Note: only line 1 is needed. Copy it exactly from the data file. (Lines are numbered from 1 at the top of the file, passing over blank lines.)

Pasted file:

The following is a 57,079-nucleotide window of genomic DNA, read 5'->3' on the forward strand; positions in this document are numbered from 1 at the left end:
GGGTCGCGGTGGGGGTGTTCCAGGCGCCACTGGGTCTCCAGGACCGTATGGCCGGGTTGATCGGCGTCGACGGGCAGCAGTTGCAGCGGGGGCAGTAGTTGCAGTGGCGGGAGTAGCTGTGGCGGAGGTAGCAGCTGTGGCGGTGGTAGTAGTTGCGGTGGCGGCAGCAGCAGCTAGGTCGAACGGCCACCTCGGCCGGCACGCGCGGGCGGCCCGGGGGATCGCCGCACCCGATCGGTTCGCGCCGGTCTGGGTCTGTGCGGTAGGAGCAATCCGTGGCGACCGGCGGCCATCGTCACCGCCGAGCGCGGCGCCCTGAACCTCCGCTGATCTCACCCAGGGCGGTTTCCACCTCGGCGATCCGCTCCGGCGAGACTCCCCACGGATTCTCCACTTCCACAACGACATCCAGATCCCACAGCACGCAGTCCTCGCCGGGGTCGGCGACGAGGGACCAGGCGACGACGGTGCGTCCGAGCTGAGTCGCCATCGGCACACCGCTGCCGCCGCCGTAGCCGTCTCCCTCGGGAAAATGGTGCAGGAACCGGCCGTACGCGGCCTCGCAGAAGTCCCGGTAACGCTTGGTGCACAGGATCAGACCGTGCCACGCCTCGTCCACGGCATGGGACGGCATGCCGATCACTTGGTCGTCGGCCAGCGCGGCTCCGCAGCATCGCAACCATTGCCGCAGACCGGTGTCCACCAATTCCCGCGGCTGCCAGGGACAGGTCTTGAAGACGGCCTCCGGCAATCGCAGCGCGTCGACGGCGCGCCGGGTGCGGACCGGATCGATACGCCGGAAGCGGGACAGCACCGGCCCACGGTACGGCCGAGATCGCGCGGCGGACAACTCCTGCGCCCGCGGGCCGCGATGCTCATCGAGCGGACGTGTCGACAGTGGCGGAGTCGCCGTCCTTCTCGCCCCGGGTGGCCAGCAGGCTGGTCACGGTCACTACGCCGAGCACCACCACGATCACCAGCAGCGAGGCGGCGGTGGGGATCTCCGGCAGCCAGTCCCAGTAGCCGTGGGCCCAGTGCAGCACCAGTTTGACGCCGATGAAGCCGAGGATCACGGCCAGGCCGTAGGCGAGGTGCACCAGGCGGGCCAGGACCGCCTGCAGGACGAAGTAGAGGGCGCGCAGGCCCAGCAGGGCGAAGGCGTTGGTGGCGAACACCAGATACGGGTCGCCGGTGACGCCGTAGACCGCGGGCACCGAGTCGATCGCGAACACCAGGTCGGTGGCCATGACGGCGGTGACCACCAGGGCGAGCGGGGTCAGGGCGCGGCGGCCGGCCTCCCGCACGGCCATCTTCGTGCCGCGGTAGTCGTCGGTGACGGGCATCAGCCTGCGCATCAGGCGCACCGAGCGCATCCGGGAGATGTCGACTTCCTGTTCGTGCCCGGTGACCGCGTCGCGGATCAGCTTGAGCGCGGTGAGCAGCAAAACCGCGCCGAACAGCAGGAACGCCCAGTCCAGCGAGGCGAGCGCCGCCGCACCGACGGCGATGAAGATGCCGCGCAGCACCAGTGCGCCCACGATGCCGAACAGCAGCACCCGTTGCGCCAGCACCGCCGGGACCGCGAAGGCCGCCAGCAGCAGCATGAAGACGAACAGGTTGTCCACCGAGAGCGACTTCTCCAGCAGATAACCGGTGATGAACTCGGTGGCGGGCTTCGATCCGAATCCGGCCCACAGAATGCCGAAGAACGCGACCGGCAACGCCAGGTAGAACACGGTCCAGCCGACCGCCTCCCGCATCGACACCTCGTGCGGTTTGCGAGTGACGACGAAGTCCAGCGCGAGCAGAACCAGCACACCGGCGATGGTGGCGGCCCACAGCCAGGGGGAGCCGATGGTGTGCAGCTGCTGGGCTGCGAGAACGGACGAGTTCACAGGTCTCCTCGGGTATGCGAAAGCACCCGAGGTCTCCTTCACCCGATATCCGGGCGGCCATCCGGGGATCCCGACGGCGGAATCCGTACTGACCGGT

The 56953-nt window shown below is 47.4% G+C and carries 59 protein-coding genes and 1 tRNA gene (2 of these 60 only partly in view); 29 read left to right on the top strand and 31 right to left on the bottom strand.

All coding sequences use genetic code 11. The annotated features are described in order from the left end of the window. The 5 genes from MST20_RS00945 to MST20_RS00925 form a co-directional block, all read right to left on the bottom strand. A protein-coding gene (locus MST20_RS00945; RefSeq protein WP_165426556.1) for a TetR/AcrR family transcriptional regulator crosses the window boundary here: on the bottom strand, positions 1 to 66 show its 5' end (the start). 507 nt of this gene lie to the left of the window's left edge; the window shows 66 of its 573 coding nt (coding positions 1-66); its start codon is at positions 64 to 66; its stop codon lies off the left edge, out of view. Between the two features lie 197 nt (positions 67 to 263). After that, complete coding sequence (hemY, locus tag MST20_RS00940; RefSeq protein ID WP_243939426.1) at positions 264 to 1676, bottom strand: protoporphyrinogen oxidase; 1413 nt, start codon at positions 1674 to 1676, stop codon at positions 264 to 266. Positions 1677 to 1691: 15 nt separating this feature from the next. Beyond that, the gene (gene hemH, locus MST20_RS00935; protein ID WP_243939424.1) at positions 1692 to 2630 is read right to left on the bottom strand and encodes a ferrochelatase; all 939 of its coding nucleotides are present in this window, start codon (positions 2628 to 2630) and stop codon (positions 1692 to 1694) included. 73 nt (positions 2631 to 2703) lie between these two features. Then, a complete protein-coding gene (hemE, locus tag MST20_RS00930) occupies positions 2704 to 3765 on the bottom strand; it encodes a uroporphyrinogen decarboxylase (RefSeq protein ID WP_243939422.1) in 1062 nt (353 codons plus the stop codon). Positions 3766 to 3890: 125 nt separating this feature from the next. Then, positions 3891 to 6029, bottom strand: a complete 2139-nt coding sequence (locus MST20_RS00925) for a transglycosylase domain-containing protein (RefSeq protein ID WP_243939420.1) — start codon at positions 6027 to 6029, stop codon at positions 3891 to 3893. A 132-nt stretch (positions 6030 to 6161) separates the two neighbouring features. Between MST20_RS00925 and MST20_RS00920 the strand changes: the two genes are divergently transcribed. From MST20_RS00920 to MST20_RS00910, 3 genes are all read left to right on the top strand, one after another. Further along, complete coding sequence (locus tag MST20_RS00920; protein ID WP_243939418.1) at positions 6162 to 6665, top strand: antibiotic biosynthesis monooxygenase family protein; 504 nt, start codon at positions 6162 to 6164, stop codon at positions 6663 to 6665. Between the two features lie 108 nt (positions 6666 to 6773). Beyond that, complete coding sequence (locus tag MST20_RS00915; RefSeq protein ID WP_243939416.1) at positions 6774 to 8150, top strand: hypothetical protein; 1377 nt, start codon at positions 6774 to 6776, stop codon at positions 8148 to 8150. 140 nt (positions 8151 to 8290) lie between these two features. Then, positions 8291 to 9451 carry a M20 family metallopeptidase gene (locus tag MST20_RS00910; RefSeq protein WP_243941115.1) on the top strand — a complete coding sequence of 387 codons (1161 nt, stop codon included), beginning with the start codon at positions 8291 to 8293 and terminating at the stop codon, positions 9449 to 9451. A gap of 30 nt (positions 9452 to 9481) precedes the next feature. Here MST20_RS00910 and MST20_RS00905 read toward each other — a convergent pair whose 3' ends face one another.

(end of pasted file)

The following is a 57,079-nucleotide window of genomic DNA, read 5'->3' on the forward strand; positions in this document are numbered from 1 at the left end: